US7904211B2 (en) 2008-04-17 2011-03-08 Teradyne, Inc. Dependent temperature control within disk drive testing systems
US7911778B2 (en) 2008-04-17 2011-03-22 Teradyne, Inc. Vibration isolation within disk drive testing systems
US8160739B2 (en) 2008-04-17 2012-04-17 Teradyne, Inc. Transferring storage devices within storage device testing systems
US7890207B2 (en) 2008-04-17 2011-02-15 Teradyne, Inc. Transferring storage devices within storage device testing systems
US8482915B2 (en) 2008-04-17 2013-07-09 Teradyne, Inc. Temperature control within disk drive testing systems
US7848106B2 (en) 2008-04-17 2010-12-07 Teradyne, Inc. Temperature control within disk drive testing systems
US8451608B2 (en) 2008-04-17 2013-05-28 Teradyne, Inc. Temperature control within storage device testing systems
US7987018B2 (en) 2008-04-17 2011-07-26 Teradyne, Inc. Transferring disk drives within disk drive testing systems
US8712580B2 (en) 2008-04-17 2014-04-29 Teradyne, Inc. Transferring storage devices within storage device testing systems
US8140182B2 (en) 2008-04-17 2012-03-20 Teradyne, Inc. Bulk feeding disk drives to disk drive testing systems
US8041449B2 (en) 2008-04-17 2011-10-18 Teradyne, Inc. Bulk feeding disk drives to disk drive testing systems
US8305751B2 (en) 2008-04-17 2012-11-06 Teradyne, Inc. Vibration isolation within disk drive testing systems
US8095234B2 (en) 2008-04-17 2012-01-10 Teradyne, Inc. Transferring disk drives within disk drive testing systems
US8102173B2 (en) 2008-04-17 2012-01-24 Teradyne, Inc. Thermal control system for test slot of test rack for disk drive testing system with thermoelectric device and a cooling conduit
US8117480B2 (en) 2008-04-17 2012-02-14 Teradyne, Inc. Dependent temperature control within disk drive testing systems
US8238099B2 (en) 2008-04-17 2012-08-07 Teradyne, Inc. Enclosed operating area for disk drive testing systems
US7945424B2 (en) 2008-04-17 2011-05-17 Teradyne, Inc. Disk drive emulator and method of use thereof
US7908029B2 (en) 2008-06-03 2011-03-15 Teradyne, Inc. Processing storage devices
US8086343B2 (en) 2008-06-03 2011-12-27 Teradyne, Inc. Processing storage devices
US20100159816A1 (en) * 2008-12-23 2010-06-24 International Business Machines Corporation Converging segments cooling
US8116079B2 (en) 2009-07-15 2012-02-14 Teradyne, Inc. Storage device testing system cooling
US8279603B2 (en) 2009-07-15 2012-10-02 Teradyne, Inc. Test slot cooling system for a storage device testing system
US7995349B2 (en) 2009-07-15 2011-08-09 Teradyne, Inc. Storage device temperature sensing
US8466699B2 (en) 2009-07-15 2013-06-18 Teradyne, Inc. Heating storage devices in a testing system
US7940529B2 (en) 2009-07-15 2011-05-10 Teradyne, Inc. Storage device temperature sensing
US7932734B2 (en) 2009-07-15 2011-04-26 Teradyne, Inc. Individually heating storage devices in a testing system
US8547123B2 (en) 2009-07-15 2013-10-01 Teradyne, Inc. Storage device testing system with a conductive heating assembly
US7778031B1 (en) 2009-07-15 2010-08-17 Teradyne, Inc. Test slot cooling system for a storage device testing system
US7920380B2 (en) 2009-07-15 2011-04-05 Teradyne, Inc. Test slot cooling system for a storage device testing system
US8628239B2 (en) 2009-07-15 2014-01-14 Teradyne, Inc. Storage device temperature sensing
US8687356B2 (en) 2010-02-02 2014-04-01 Teradyne, Inc. Storage device testing system cooling
US7929303B1 (en) 2010-02-02 2011-04-19 Teradyne, Inc. Storage device testing system cooling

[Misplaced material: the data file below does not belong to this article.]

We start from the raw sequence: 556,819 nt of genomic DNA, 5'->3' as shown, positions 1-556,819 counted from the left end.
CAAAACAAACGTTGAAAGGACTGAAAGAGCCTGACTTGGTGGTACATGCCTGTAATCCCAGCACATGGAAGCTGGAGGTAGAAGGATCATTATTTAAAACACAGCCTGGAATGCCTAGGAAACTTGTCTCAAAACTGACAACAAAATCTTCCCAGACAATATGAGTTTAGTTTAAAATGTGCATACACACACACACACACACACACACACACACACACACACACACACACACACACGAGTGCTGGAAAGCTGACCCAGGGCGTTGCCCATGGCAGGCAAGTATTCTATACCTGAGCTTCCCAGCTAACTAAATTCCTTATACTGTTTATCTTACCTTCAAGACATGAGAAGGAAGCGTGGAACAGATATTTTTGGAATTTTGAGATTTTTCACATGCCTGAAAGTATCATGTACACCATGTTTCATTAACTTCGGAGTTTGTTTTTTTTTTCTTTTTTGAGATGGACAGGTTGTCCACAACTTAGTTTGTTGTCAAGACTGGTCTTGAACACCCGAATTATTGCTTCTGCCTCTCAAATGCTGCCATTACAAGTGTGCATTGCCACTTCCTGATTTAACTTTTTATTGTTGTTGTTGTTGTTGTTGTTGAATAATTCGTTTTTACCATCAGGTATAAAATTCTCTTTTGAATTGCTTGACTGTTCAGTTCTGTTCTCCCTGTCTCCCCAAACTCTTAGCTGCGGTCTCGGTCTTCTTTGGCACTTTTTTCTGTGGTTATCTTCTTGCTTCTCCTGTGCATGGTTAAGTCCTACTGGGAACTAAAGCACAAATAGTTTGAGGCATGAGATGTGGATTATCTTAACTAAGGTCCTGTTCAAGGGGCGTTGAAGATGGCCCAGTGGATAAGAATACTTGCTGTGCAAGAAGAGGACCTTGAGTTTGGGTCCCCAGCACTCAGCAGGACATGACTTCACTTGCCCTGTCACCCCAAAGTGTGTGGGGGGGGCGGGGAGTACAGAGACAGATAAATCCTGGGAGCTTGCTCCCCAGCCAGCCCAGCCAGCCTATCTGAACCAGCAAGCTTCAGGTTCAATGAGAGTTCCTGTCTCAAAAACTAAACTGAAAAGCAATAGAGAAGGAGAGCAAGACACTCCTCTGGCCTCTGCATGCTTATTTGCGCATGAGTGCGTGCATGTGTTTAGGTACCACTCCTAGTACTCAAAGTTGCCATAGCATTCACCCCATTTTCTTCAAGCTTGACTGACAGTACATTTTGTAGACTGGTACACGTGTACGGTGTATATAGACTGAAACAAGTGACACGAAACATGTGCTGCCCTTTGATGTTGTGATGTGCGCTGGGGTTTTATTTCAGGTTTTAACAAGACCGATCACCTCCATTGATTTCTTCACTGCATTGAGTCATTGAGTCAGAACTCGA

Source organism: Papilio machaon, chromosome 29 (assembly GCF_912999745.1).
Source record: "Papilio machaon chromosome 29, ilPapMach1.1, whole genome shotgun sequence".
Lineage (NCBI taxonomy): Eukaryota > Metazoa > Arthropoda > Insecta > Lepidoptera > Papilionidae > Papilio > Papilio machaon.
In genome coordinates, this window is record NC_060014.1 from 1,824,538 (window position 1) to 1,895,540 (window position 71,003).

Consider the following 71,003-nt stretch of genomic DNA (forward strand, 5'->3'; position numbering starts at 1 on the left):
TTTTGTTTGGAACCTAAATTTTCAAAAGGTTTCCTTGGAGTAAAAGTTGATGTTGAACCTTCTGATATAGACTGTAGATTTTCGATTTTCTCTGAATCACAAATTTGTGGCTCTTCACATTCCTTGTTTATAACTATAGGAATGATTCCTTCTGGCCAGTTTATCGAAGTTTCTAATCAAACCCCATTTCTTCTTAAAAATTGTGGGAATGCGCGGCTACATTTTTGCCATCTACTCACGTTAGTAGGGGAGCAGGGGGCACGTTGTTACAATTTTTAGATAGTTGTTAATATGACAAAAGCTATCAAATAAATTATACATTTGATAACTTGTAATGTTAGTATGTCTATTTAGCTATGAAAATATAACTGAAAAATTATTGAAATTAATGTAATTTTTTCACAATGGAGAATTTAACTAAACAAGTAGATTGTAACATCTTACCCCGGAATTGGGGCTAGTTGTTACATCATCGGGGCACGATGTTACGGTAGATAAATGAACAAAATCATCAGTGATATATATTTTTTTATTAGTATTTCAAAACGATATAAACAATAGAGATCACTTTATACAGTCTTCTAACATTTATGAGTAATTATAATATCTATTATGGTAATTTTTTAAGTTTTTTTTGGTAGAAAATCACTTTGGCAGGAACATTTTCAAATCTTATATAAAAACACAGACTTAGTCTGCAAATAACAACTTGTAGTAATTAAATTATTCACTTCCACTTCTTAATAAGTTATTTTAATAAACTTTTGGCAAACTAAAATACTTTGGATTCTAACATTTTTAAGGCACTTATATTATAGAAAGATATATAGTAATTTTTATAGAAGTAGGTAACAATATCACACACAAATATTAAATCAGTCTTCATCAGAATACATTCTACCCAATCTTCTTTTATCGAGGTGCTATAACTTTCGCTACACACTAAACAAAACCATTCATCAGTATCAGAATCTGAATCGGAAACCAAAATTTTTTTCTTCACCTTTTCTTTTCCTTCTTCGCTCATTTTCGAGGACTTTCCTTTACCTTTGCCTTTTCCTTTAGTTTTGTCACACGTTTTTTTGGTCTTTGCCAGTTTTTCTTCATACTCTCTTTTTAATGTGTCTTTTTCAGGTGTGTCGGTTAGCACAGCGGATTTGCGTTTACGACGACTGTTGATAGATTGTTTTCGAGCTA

US9779780B2 (en) 2010-06-17 2017-10-03 Teradyne, Inc. Damping vibrations within storage device testing systems
US8687349B2 (en) 2010-07-21 2014-04-01 Teradyne, Inc. Bulk transfer of storage devices using manual loading
US8964361B2 (en) 2010-07-21 2015-02-24 Teradyne, Inc. Bulk transfer of storage devices using manual loading
US9001456B2 (en) 2010-08-31 2015-04-07 Teradyne, Inc. Engaging test slots
US20140113539A1 (en) * 2011-06-27 2014-04-24 Roger Dickinson Cooling Module with Parallel Blowers
US8767400B2 (en) 2011-06-27 2014-07-01 The Bergquist Torrington Company Cooling module with parallel blowers
US9253928B2 (en) * 2011-06-27 2016-02-02 Henkel IP & Holding GmbH Cooling module with parallel blowers
US9459312B2 (en) 2013-04-10 2016-10-04 Teradyne, Inc. Electronic assembly test system

Also Published As

Publication number Publication date Type
EP0020912B1 (en) 1983-02-16 grant
JPS568591A (en) 1981-01-28 application
CA1124381A1 (en) grant
EP0020912A1 (en) 1981-01-07 application
JP1557855C (en) grant
DE3061985D1 (en) 1983-03-24 grant
CA1124381A (en) 1982-05-25 grant
JPH0142157B2 (en) 1989-09-11 grant

Similar Documents

Publication Publication Date Title
US3137142A (en) Heat transfer system as it pertains to thermoelectrics
US3040538A (en) Thermoelectric air conditioning unit
US2965819A (en) Heat dissipating electronic mounting apparatus
US6308771B1 (en) High performance fan tail heat exchanger
US5427212A (en) Brake disc rotor
US6578627B1 (en) Pattern with ribbed vortex generator
US6179561B1 (en) Fan wheel structures
US4277816A (en) Electronic circuit module cooling
US5940266A (en) Bi-directional cooling arrangement for use with an electronic component enclosure
US5375655A (en) Heat sink apparatus
US5361188A (en) Cooling apparatus of electronic equipment
US5287244A (en) Computer housing with low noise cooling system
US6875101B1 (en) Computer housing ventilation arrangement
US20070227708A1 (en) Integrated liquid to air conduction module
US5781411A (en) Heat sink utilizing the chimney effect
US6705089B2 (en) Two stage cooling system employing thermoelectric modules
US4169501A (en) Airflow regulating apparatus for radiator
US6557354B1 (en) Thermoelectric-enhanced heat exchanger
US3874444A (en) Duo-baffle air separator apparatus
US6262891B1 (en) Component holder with circulating air cooling of electrical components
US20050180106A1 (en) Liquid cooling system and electronic apparatus having the same therein
US6305463B1 (en) Air or liquid cooled computer module cold plate
US6343984B1 (en) Laminar flow duct cooling system
US6155920A (en) Air ducts structure of a radiating fan
US7128135B2 (en) Cooling device using multiple fans and heat sinks